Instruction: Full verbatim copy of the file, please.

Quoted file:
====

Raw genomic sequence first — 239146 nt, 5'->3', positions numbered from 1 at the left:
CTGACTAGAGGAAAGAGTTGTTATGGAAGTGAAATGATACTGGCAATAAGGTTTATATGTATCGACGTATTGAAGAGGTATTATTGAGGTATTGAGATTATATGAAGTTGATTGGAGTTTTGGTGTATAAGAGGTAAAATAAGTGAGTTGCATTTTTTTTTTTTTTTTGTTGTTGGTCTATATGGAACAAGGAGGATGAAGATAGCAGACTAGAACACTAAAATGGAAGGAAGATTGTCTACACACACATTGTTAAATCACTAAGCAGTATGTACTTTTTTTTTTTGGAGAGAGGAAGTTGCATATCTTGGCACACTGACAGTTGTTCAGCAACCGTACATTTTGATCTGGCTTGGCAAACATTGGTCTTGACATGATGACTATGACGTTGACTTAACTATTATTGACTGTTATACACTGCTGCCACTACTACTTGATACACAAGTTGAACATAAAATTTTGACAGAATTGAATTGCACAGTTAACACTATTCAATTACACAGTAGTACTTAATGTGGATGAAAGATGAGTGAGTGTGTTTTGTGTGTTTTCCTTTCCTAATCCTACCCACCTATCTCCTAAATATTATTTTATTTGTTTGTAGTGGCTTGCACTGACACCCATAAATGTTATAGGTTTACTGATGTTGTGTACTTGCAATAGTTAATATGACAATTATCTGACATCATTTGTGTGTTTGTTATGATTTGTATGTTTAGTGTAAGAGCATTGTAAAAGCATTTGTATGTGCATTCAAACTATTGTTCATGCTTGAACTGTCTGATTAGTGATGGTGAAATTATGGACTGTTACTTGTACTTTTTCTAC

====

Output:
Raw genomic sequence first — 239146 nt, 5'->3', positions numbered from 1 at the left:
CTGACTAGAGGAAAGAGTTGTTATGGAAGTGAAATGATACTGGCAATAAGGTTTATATGTATCGACGTATTGAAGAGGTATTATTGAGGTATTGAGATTATATGAAGTTGATTGGAGTTTTGGTGTATAAGAGGTAAAATAAGTGAGTTGCATTTTTTTTTTTTTTTTGTTGTTGGTCTATATGGAACAAGGAGGATGAAGATAGCAGACTAGAACACTAAAATGGAAGGAAGATTGTCTACACACACATTGTTAAATCACTAAGCAGTATGTACTTTTTTTTTTTGGAGAGAGGAAGTTGCATATCTTGGCACACTGACAGTTGTTCAGCAACCGTACATTTTGATCTGGCTTGGCAAACATTGGTCTTGACATGATGACTATGACGTTGACTTAACTATTATTGACTGTTATACACTGCTGCCACTACTACTTGATACACAAGTTGAACATAAAATTTTGACAGAATTGAATTGCACAGTTAACACTATTCAATTACACAGTAGTACTTAATGTGGATGAAAGATGAGTGAGTGTGTTTTGTGTGTTTTCCTTTCCTAATCCTACCCACCTATCTCCTAAATATTATTTTATTTGTTTGTAGTGGCTTGCACTGACACCCATAAATGTTATAGGTTTACTGATGTTGTGTACTTGCAATAGTTAATATGACAATTATCTGACATCATTTGTGTGTTTGTTATGATTTGTATGTTTAGTGTAAGAGCATTGTAAAAGCATTTGTATGTGCATTCAAACTATTGTTCATGCTTGAACTGTCTGATTAGTGATGGTGAAATTATGGACTGTTACTTGTACTTTTTCTAC